I've been: mugged / knighted / fishing / studying / adventuring 

Please: write back / dream of me / send money / feed my cat / take care  

And so on. The comments side of the card is illustrated with a lovely photograph originally captured on 35mm analogue film, and the back simply contains lines for the address, and space for a stamp.  

Tell me: would you use these? I think they are fun and pretty, and a postcard like this would put a huge grin on my face if it arrived in my letterbox (unless of course the person had ticked that they were lost and had been mugged), so I'm going to assume others might feel the same. 

I spend a lot of time writing to strangers to bring a moment of happy surprise to their days, which is something I love to do. But sometimes that means I neglect to write to the people in my life who are nearest and dearest. I feel like these cards are best suited to someone who already knows me (and appreciates my sense of humour), so that's where mine will be headed. 

Right now I have a box of 10 of these cards, sent as a gift from Brenner of Boots Paper, and I am itching to use them.

This all happened after I ordered some new notepads from Brenner, because I was running out of resources to write to you all. Her shop Boots Paper appealed to me because the notepads were not only beautifully-illustrated and lovely to hold (good quality recycled paper), she also donated a percentage of profits to conservation charities.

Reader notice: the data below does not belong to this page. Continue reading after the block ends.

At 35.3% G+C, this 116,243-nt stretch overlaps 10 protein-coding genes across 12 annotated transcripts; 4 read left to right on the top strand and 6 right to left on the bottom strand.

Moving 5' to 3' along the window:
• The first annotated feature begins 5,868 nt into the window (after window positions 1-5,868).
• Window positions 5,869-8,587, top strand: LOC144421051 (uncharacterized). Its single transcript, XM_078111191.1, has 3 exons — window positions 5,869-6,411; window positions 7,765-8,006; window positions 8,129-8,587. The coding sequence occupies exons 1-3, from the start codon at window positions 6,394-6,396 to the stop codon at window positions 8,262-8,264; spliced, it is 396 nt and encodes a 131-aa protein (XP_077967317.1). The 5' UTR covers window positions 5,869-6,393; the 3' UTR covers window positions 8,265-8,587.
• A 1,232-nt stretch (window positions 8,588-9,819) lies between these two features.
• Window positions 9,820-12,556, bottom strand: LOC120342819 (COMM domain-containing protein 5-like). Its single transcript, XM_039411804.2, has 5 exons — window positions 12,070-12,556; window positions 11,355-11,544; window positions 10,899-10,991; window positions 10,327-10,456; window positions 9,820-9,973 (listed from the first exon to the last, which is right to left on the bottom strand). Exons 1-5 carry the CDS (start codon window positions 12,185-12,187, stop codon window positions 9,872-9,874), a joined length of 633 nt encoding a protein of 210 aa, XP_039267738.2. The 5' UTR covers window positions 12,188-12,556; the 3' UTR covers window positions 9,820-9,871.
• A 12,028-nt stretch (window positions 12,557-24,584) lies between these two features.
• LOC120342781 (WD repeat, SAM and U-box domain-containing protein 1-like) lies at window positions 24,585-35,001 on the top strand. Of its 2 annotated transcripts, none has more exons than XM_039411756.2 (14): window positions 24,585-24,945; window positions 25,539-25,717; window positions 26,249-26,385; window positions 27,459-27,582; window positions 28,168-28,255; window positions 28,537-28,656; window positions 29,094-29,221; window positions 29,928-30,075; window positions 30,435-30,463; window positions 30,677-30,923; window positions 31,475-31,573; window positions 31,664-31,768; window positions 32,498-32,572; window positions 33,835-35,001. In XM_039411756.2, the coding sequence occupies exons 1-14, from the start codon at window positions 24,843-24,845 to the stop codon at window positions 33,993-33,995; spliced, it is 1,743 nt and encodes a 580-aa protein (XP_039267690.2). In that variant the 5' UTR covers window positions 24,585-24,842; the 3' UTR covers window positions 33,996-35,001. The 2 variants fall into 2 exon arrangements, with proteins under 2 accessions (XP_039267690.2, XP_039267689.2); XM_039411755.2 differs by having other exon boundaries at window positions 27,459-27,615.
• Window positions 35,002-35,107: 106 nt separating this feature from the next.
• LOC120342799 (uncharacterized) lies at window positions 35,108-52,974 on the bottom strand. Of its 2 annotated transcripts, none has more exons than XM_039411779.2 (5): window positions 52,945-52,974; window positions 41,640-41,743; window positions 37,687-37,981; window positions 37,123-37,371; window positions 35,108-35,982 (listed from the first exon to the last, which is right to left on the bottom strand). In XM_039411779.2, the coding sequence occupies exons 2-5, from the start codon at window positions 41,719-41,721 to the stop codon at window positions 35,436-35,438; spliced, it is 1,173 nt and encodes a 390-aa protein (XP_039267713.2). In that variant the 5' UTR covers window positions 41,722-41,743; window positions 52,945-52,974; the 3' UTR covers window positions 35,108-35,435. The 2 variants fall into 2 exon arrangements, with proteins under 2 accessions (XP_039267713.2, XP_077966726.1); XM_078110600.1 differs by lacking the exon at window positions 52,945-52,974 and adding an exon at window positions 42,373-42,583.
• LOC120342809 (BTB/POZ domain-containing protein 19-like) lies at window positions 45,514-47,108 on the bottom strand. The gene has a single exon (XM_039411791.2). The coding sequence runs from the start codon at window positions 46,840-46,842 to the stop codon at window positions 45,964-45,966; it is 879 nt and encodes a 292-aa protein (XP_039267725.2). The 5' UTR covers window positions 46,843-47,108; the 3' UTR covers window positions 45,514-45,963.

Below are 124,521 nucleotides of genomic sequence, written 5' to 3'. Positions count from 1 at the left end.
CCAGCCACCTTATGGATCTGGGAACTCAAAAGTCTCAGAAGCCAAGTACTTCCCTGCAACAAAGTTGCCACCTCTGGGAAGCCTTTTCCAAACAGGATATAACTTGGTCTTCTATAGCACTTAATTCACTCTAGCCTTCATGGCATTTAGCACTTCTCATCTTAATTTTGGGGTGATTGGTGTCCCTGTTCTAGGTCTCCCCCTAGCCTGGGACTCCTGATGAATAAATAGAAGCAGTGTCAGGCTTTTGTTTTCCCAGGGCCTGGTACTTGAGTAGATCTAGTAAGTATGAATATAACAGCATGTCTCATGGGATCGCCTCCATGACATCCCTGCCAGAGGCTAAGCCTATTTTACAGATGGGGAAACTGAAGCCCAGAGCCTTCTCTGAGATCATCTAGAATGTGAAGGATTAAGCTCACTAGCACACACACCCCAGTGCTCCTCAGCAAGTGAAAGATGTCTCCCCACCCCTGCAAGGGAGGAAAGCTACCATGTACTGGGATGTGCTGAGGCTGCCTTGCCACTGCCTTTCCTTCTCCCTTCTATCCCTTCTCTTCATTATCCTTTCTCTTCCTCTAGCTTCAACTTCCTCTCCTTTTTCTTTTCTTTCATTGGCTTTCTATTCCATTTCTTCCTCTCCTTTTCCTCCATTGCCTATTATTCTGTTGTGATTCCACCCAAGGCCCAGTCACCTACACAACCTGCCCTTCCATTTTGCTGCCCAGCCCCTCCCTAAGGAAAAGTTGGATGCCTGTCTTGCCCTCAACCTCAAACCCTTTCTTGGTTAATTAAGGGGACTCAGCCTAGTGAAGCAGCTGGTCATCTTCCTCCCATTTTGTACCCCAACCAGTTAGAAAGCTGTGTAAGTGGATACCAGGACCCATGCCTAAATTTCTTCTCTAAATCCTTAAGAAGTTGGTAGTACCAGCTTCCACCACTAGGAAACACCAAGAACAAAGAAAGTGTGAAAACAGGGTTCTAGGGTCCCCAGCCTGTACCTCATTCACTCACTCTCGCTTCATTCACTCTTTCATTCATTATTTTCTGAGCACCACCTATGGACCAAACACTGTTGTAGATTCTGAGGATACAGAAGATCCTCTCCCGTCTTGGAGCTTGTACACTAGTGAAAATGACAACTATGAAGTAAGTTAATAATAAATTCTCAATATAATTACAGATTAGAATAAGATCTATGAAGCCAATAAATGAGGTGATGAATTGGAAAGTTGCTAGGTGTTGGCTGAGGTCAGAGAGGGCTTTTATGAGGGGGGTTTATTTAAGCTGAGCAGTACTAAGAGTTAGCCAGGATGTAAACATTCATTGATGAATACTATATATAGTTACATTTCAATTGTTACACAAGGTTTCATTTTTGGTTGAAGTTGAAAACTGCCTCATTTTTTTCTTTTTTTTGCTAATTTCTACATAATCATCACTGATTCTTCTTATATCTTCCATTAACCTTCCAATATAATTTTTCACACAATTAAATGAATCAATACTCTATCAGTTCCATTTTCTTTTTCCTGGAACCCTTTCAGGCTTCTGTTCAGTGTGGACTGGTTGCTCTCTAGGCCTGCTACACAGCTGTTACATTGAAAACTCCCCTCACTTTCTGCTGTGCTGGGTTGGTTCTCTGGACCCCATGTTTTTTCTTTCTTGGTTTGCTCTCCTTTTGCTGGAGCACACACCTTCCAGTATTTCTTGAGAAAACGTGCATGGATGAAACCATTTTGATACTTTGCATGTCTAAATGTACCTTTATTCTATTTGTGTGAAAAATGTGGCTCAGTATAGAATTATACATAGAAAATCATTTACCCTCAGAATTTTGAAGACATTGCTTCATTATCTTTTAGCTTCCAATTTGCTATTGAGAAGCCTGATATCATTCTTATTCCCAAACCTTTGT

After I placed my order, Brenner found me on Instagram and reached out to say hello (this is her), and to celebrate the snail-mail joy that she and I have both spreading in our own ways. The following week, the most incredible box of stationery goods arrived in my letterbox as a gift from Brenner, and you can see it all here. She left a little note: "For all the stationery love you put out there, I wanted to give some back." 

It was an act of extraordinary generosity and kindness, and I intend to repay it by sending these gorgeous Boots Paper creations far and wide, as I write to each of you all over the world. 

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ps. Have you signed up to receive my monthly mail-art template emails yet? They're free, and the first one will arrive in your Inbox about mid-January. Sign up here

Why I write letters to strangers

OLYMPUS DIGITAL CAMERA It is an odd thing to do, I know. But in case you're thinking I'm a bit strange (you wouldn't be alone) and you wonder why I spend so much of my time writing letters to people I've never met, here's a tiny sample of what greets me in my own letterbox, on a regular basis...

"Hello Naomi, You couldn't have timed your aerogramme more perfectly! My 90 year old dad went into hospital the day before and we found he would need surgery - at 90! I was feeling so blue but then arrived home to find your aerogramme! It was such a bright spot on such a tough day."

"Your beautiful letter was such a lovely surprise in my mail box this week! Thank you for taking the time to write to me!"

"Your package that arrived a few days ago just MADE my day!... I've been so inspired by your beautiful letters that I'd like to start a snail mail project of some kind here for the students."

"I want to thank you for your beautiful letter. Was a wonderful surprise!!! Really made so happy my day."